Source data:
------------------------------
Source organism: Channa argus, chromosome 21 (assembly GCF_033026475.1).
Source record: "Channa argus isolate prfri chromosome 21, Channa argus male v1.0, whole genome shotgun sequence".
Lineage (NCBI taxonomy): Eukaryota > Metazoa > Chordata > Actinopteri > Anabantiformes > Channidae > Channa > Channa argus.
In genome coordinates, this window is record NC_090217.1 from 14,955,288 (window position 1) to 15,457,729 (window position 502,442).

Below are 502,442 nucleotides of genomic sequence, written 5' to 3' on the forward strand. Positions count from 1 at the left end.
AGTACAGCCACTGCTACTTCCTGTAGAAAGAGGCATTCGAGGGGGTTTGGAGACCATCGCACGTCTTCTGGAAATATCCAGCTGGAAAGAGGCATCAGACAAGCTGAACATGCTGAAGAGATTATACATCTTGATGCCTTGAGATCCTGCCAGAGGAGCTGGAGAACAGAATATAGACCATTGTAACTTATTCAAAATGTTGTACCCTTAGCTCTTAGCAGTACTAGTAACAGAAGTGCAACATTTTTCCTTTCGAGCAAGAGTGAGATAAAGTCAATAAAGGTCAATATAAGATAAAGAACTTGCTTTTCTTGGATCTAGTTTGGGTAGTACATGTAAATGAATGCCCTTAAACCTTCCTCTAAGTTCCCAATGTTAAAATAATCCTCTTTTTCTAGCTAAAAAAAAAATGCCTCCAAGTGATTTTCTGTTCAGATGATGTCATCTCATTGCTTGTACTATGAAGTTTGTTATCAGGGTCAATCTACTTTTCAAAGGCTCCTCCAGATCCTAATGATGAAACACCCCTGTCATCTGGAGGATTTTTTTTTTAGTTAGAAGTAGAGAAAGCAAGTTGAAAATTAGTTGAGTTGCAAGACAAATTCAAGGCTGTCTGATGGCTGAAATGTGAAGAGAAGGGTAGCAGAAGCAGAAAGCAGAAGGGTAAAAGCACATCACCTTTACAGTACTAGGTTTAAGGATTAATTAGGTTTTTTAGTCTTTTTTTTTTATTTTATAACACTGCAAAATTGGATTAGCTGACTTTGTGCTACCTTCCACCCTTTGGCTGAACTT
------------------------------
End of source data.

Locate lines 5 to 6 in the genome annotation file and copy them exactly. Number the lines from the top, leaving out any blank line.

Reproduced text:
Below are 502,442 nucleotides of genomic sequence, written 5' to 3' on the forward strand. Positions count from 1 at the left end.
AGTACAGCCACTGCTACTTCCTGTAGAAAGAGGCATTCGAGGGGGTTTGGAGACCATCGCACGTCTTCTGGAAATATCCAGCTGGAAAGAGGCATCAGACAAGCTGAACATGCTGAAGAGATTATACATCTTGATGCCTTGAGATCCTGCCAGAGGAGCTGGAGAACAGAATATAGACCATTGTAACTTATTCAAAATGTTGTACCCTTAGCTCTTAGCAGTACTAGTAACAGAAGTGCAACATTTTTCCTTTCGAGCAAGAGTGAGATAAAGTCAATAAAGGTCAATATAAGATAAAGAACTTGCTTTTCTTGGATCTAGTTTGGGTAGTACATGTAAATGAATGCCCTTAAACCTTCCTCTAAGTTCCCAATGTTAAAATAATCCTCTTTTTCTAGCTAAAAAAAAAATGCCTCCAAGTGATTTTCTGTTCAGATGATGTCATCTCATTGCTTGTACTATGAAGTTTGTTATCAGGGTCAATCTACTTTTCAAAGGCTCCTCCAGATCCTAATGATGAAACACCCCTGTCATCTGGAGGATTTTTTTTTTAGTTAGAAGTAGAGAAAGCAAGTTGAAAATTAGTTGAGTTGCAAGACAAATTCAAGGCTGTCTGATGGCTGAAATGTGAAGAGAAGGGTAGCAGAAGCAGAAAGCAGAAGGGTAAAAGCACATCACCTTTACAGTACTAGGTTTAAGGATTAATTAGGTTTTTTAGTCTTTTTTTTTTATTTTATAACACTGCAAAATTGGATTAGCTGACTTTGTGCTACCTTCCACCCTTTGGCTGAACTT